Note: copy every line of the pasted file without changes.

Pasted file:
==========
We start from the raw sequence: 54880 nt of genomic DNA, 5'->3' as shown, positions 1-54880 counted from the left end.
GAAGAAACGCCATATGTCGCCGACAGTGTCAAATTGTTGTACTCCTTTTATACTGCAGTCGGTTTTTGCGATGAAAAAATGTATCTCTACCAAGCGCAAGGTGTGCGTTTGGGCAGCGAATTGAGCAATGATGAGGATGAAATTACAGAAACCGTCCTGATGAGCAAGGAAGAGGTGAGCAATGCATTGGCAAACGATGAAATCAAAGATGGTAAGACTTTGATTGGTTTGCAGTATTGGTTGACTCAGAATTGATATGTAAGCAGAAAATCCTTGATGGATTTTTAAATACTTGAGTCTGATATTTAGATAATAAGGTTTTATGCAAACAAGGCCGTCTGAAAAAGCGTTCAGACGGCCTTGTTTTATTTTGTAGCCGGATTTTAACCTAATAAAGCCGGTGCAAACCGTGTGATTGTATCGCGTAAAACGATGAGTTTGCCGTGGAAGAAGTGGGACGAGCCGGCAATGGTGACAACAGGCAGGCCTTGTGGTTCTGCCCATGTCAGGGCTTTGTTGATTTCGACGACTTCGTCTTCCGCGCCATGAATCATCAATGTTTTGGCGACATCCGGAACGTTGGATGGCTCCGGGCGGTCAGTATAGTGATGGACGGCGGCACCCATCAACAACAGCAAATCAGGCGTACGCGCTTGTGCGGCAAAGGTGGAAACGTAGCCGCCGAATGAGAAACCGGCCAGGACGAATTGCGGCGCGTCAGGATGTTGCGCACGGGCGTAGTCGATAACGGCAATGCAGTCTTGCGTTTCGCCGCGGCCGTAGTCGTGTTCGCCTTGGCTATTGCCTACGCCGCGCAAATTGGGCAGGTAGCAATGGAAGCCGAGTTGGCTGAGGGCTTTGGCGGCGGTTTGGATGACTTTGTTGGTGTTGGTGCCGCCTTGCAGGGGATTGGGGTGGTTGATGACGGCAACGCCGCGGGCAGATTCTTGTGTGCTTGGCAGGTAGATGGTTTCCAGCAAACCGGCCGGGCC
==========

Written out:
We start from the raw sequence: 54880 nt of genomic DNA, 5'->3' as shown, positions 1-54880 counted from the left end.
GAAGAAACGCCATATGTCGCCGACAGTGTCAAATTGTTGTACTCCTTTTATACTGCAGTCGGTTTTTGCGATGAAAAAATGTATCTCTACCAAGCGCAAGGTGTGCGTTTGGGCAGCGAATTGAGCAATGATGAGGATGAAATTACAGAAACCGTCCTGATGAGCAAGGAAGAGGTGAGCAATGCATTGGCAAACGATGAAATCAAAGATGGTAAGACTTTGATTGGTTTGCAGTATTGGTTGACTCAGAATTGATATGTAAGCAGAAAATCCTTGATGGATTTTTAAATACTTGAGTCTGATATTTAGATAATAAGGTTTTATGCAAACAAGGCCGTCTGAAAAAGCGTTCAGACGGCCTTGTTTTATTTTGTAGCCGGATTTTAACCTAATAAAGCCGGTGCAAACCGTGTGATTGTATCGCGTAAAACGATGAGTTTGCCGTGGAAGAAGTGGGACGAGCCGGCAATGGTGACAACAGGCAGGCCTTGTGGTTCTGCCCATGTCAGGGCTTTGTTGATTTCGACGACTTCGTCTTCCGCGCCATGAATCATCAATGTTTTGGCGACATCCGGAACGTTGGATGGCTCCGGGCGGTCAGTATAGTGATGGACGGCGGCACCCATCAACAACAGCAAATCAGGCGTACGCGCTTGTGCGGCAAAGGTGGAAACGTAGCCGCCGAATGAGAAACCGGCCAGGACGAATTGCGGCGCGTCAGGATGTTGCGCACGGGCGTAGTCGATAACGGCAATGCAGTCTTGCGTTTCGCCGCGGCCGTAGTCGTGTTCGCCTTGGCTATTGCCTACGCCGCGCAAATTGGGCAGGTAGCAATGGAAGCCGAGTTGGCTGAGGGCTTTGGCGGCGGTTTGGATGACTTTGTTGGTGTTGGTGCCGCCTTGCAGGGGATTGGGGTGGTTGATGACGGCAACGCCGCGGGCAGATTCTTGTGTGCTTGGCAGGTAGATGGTTTCCAGCAAACCGGCCGGGCC